The sidewalks of Dallas are, just as readers warned me, littered with dockless shared bicycles. Ofo, a Chinese company, seems to be the market leader. There are at least four competitors, I think. Each system offers bikes in just one size. If you’re 5′ tall you’ll find that nearly all of the bikes fit well. Over 5′ tall and I would suggest Spin.pm, the only company whose seats can go up high enough to accommodate a 6′ tall rider. (If you’re a knee surgeon, Dallas will be an awesome market in a year or two; riding with the seat too low is a reliable way to burn up one’s knees.)
All rely on smartphone apps and GPS. “They’re popular with the local homeless,” said one local resident. “Fortunately, all of them seem to have iPhones.”
Given the difficulty of convincing consumers to download and subscribe to multiple apps and the economies of scale from having bikes be dense on the ground, a market shake-out seems likely. Unless Dallas is taken over by hobbits, I hope that Spin is one of the survivors!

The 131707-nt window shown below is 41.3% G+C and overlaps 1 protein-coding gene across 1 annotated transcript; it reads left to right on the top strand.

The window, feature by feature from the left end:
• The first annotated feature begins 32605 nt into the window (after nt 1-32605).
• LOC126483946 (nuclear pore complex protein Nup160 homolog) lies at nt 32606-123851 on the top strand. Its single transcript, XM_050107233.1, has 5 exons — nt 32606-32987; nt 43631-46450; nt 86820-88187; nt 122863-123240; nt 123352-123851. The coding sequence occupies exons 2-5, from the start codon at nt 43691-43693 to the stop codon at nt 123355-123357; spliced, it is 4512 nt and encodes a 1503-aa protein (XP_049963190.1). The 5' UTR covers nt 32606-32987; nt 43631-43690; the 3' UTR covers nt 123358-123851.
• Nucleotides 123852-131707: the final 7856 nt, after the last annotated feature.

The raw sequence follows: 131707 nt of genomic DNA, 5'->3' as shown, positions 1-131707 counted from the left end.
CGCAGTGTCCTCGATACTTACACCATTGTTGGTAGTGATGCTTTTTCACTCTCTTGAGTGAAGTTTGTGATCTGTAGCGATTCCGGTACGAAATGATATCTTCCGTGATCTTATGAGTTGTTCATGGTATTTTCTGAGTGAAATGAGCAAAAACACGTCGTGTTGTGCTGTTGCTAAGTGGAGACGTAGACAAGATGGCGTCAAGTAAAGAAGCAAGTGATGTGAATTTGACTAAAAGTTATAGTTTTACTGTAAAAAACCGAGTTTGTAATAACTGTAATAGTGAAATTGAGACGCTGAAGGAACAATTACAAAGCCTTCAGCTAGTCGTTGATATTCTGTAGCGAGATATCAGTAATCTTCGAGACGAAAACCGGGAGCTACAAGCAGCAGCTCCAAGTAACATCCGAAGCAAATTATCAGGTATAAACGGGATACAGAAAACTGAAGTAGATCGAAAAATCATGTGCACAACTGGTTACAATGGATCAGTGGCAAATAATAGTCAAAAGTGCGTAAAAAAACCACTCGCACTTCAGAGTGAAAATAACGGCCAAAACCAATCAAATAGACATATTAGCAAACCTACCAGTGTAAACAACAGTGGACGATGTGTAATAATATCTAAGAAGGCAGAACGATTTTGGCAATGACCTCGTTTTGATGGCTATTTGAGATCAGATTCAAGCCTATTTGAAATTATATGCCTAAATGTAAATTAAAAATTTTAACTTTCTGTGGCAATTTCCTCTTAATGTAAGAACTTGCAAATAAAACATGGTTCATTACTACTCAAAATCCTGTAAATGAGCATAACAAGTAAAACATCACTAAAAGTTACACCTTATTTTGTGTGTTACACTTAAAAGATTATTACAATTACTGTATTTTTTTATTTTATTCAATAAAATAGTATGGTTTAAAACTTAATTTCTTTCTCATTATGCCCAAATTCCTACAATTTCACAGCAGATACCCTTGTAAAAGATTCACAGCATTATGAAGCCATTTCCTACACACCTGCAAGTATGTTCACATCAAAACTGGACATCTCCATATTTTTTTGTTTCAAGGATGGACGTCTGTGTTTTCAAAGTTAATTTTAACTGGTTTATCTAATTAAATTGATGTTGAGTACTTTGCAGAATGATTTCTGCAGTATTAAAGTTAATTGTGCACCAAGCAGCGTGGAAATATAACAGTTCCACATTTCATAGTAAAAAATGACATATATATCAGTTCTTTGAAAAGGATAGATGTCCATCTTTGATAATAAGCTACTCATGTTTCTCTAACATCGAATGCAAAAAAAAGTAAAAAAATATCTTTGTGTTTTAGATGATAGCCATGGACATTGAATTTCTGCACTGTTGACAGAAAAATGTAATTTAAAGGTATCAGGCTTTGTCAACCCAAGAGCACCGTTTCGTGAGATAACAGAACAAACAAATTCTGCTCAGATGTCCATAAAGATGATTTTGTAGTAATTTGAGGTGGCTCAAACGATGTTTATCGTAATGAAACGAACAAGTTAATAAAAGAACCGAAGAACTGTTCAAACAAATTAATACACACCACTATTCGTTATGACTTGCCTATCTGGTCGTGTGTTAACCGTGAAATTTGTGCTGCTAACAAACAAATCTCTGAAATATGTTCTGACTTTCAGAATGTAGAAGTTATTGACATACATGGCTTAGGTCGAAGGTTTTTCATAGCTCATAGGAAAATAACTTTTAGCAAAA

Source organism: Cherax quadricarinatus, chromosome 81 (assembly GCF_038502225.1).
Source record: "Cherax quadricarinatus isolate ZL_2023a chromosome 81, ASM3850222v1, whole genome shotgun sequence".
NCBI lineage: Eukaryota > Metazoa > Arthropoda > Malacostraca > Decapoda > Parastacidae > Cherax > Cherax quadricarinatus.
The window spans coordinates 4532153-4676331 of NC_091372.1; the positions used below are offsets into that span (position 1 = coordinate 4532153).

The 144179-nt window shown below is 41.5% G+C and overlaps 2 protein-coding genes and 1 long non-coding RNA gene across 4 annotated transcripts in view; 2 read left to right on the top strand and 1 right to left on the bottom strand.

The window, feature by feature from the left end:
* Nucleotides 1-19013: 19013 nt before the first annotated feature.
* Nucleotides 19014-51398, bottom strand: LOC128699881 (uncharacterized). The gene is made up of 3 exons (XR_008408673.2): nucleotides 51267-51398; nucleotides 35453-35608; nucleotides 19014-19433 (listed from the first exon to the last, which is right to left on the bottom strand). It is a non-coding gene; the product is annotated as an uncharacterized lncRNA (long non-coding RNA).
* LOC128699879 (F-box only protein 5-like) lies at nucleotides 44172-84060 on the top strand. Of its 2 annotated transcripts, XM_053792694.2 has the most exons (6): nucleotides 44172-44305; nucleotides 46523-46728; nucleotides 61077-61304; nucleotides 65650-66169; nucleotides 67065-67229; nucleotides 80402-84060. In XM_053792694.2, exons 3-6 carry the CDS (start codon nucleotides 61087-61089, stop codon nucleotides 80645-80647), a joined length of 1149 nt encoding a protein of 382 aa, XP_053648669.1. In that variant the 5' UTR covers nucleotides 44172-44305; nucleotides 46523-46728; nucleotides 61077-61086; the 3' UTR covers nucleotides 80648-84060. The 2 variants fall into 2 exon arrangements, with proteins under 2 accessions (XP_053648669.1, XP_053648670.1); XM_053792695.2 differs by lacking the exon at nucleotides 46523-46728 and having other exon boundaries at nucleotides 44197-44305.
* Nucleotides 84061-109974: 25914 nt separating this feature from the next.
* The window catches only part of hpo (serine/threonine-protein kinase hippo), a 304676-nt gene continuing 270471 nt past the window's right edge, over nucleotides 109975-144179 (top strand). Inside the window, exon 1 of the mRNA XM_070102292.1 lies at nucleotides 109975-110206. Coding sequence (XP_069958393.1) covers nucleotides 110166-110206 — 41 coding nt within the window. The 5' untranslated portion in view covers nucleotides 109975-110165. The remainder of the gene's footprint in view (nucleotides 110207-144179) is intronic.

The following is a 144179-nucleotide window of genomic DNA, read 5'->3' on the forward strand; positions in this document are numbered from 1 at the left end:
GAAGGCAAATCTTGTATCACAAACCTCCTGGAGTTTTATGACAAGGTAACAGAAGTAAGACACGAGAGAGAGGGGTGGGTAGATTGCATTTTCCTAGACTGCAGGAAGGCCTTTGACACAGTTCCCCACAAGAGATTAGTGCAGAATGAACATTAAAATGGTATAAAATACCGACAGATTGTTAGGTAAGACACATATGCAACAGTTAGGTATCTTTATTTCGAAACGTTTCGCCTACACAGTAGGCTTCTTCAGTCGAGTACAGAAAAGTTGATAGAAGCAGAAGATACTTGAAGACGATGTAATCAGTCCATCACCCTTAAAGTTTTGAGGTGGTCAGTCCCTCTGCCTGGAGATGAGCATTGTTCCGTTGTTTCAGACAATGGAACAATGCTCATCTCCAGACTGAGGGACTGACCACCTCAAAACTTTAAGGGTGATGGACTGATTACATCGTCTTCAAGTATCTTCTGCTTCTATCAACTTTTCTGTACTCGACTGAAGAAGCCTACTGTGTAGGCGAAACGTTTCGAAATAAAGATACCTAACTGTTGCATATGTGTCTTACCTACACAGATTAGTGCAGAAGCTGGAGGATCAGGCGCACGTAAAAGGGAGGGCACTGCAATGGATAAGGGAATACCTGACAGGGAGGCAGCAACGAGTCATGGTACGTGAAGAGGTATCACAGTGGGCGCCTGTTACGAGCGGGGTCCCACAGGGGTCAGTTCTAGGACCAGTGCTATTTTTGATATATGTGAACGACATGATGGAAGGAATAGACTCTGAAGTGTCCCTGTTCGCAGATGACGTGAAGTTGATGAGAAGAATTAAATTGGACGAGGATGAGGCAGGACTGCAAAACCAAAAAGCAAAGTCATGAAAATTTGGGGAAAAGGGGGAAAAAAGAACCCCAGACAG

If this becomes popular, cities are going to need to build a lot more bike racks!
- “Asian bike-sharing companies find road is tougher in Europe” (Financial Times, February 28, 2018): “After a spate of thefts and vandalism decimated its fleet of bicycles, Hong Kong-based start-up GoBee said last week it would pull out of French cities just days after quitting Italy.” Apparently today’s Europeans are not as law-abiding and/or trustworthy as today’s Asians!